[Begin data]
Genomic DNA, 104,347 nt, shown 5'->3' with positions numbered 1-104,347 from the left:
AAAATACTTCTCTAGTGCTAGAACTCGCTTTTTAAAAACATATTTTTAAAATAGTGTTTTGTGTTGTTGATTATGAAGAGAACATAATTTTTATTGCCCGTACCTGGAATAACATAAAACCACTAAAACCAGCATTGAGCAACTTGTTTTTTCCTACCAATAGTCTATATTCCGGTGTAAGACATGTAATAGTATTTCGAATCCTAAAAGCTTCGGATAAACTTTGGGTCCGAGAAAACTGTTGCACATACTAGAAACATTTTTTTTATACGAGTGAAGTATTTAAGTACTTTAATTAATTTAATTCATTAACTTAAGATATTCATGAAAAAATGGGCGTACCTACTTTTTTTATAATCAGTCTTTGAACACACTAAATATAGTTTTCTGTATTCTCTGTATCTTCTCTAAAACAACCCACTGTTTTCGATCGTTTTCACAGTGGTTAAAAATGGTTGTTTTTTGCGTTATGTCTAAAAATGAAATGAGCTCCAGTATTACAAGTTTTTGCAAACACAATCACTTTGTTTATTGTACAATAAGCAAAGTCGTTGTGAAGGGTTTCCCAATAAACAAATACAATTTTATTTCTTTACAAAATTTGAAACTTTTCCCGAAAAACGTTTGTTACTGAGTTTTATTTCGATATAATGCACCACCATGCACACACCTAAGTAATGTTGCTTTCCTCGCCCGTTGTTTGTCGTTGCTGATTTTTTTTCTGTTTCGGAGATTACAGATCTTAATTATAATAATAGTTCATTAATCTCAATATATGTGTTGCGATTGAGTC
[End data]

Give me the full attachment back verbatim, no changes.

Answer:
Genomic DNA, 104,347 nt, shown 5'->3' with positions numbered 1-104,347 from the left:
AAAATACTTCTCTAGTGCTAGAACTCGCTTTTTAAAAACATATTTTTAAAATAGTGTTTTGTGTTGTTGATTATGAAGAGAACATAATTTTTATTGCCCGTACCTGGAATAACATAAAACCACTAAAACCAGCATTGAGCAACTTGTTTTTTCCTACCAATAGTCTATATTCCGGTGTAAGACATGTAATAGTATTTCGAATCCTAAAAGCTTCGGATAAACTTTGGGTCCGAGAAAACTGTTGCACATACTAGAAACATTTTTTTTATACGAGTGAAGTATTTAAGTACTTTAATTAATTTAATTCATTAACTTAAGATATTCATGAAAAAATGGGCGTACCTACTTTTTTTATAATCAGTCTTTGAACACACTAAATATAGTTTTCTGTATTCTCTGTATCTTCTCTAAAACAACCCACTGTTTTCGATCGTTTTCACAGTGGTTAAAAATGGTTGTTTTTTGCGTTATGTCTAAAAATGAAATGAGCTCCAGTATTACAAGTTTTTGCAAACACAATCACTTTGTTTATTGTACAATAAGCAAAGTCGTTGTGAAGGGTTTCCCAATAAACAAATACAATTTTATTTCTTTACAAAATTTGAAACTTTTCCCGAAAAACGTTTGTTACTGAGTTTTATTTCGATATAATGCACCACCATGCACACACCTAAGTAATGTTGCTTTCCTCGCCCGTTGTTTGTCGTTGCTGATTTTTTTTCTGTTTCGGAGATTACAGATCTTAATTATAATAATAGTTCATTAATCTCAATATATGTGTTGCGATTGAGTC